“The global market for healthy human longevity is enormous, with total healthcare expenditures in those 65 and older running well over $7 trillion,” said Dr. Hariri. “We believe that HLI’s unique science and technology, along with our business leadership, will positively impact the healthcare market with novel diagnostics and therapeutics.”
“Between 1910 and 2010, improvements in medicine and sanitation increased the human lifespan by 50 percent – from 50 to 75 years,” said Dr. Diamandis. “Today, with the emergence of exponential technologies such as those being pioneered and advanced by HLI, we have the potential to meaningfully extend the lifespan even further.”
Controlled by facial expressions, this new "wearable ear PC" can perform a range of functions such as opening apps and monitoring users' health. With a built-in GPS, compass, gyro-sensor, speaker and microphone, the device weighs just 17g. Its creator, Japanese engineer Kazuhiro Taniguchiset, says the device will be launched in 2016.
Despite claims of a recent slowdown in global mean temperature, the number of local temperature extremes has "dramatically and unequivocally increased in number and area", according to researchers at the University of New South Wales. This has also occurred despite the complete absence of a strong El Niño since 1998.
This image shows a time series of temperature anomalies for hot extremes over land (red) and global mean temperature (black, blue). The anomalies are computed with respect to the 1979-2012 time period. The time series are based on the ERA-Interim 95th percentile of the maximum temperature over land (Txp95_Land, red) and the global (ocean + land) mean temperature (Tm_Glob) in ERA-Interim (blue) and HadCRUT4 (black).
Extremely hot temperatures over land have dramatically and unequivocally increased in number and area despite claims that the rise in global average temperatures has slowed over the past 10 to 20 years during what some public commentators have called a global warming hiatus period.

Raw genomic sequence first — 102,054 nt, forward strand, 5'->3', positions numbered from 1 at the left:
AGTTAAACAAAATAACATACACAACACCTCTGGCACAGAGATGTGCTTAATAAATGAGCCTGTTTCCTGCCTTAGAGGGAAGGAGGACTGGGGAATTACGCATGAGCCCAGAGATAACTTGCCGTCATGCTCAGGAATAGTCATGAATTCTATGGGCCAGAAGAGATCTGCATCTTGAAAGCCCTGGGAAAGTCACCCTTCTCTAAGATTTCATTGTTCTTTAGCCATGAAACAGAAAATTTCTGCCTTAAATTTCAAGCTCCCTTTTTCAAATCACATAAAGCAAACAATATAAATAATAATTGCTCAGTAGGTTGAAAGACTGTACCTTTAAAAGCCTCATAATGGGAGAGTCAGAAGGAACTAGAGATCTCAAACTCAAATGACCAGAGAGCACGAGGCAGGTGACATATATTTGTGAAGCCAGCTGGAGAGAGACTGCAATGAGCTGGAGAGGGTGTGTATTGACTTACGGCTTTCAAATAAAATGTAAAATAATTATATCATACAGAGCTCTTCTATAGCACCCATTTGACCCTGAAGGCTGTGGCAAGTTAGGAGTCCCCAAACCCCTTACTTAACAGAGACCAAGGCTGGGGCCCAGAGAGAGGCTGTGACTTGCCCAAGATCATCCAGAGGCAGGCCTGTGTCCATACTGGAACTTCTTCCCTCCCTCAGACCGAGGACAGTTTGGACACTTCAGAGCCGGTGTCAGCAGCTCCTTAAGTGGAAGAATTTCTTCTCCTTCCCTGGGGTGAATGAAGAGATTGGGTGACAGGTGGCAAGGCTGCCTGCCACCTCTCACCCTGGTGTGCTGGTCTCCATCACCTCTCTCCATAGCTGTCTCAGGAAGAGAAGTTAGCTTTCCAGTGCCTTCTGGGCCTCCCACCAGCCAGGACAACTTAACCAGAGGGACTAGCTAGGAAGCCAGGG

Scientists from the University of New South Wales (UNSW) ARC Centre of Excellence for Climate System Science and international colleagues made the finding when they focused their research on the rise of temperatures at the extreme end of the spectrum, where impacts are felt the most.
“It quickly became clear, the 'hiatus' in global average temperatures did not stop the rise in the number, intensity and area of extremely hot days,” said one of the paper’s authors, Dr Lisa Alexander.
“Our research has found a steep upward tendency in the temperatures and number of extremely hot days over land and the area they impact, despite the complete absence of a strong El Niño since 1998.”
The researchers examined the extreme end of the temperature spectrum because this is where global warming impacts are expected to occur first and are most clearly felt. As Australians saw this summer and the last, extreme temperatures in inhabited areas have major impacts on society. The observations also show that extremely hot events are now affecting, on average, more than twice the area when compared to similar events 30 years ago.
To get their results, which are published in the journal Nature Climate Change, the researchers examined hot days starting from 1979. Temperatures of every day throughout the year were compared against temperatures on that exact same calendar day from 1979-2012. The hottest 10 per cent of all days over that period were classified as hot temperature extremes.
Globally, on average, regions normally expect around 36.5 extremely hot days in a year. The observations showed that during the period from 1997-2012, regions that experienced 10, 30 or 50 extremely hot days above this average saw the greatest upward trends in extreme hot days over time and the area they impacted. The consistently upward trend persisted right through the “hiatus” period from 1998-2012.
“Our analysis shows there has been no pause in the increase of warmest daily extremes over land and the most extreme of the extreme conditions are showing the largest change,” said Dr Markus Donat.
“Another interesting aspect of our research was that those regions that normally saw 50 or more excessive hot days in a year saw the greatest increases in land area impact and the frequency of hot days. In short, the hottest extremes got hotter and the events happened more often.”
While global annual average near-surface temperatures are a widely used measure of climate change, this latest research reinforces that they do not account for all aspects of the climate system. A stagnation in the increase of global annual mean temperatures, over a relatively short period of 10 to 20 years, does not imply that global warming has stopped. Other measures – such as extreme temperatures, ocean heat content and disappearance of land-based ice – all show continuous changes that are consistent with a warming world.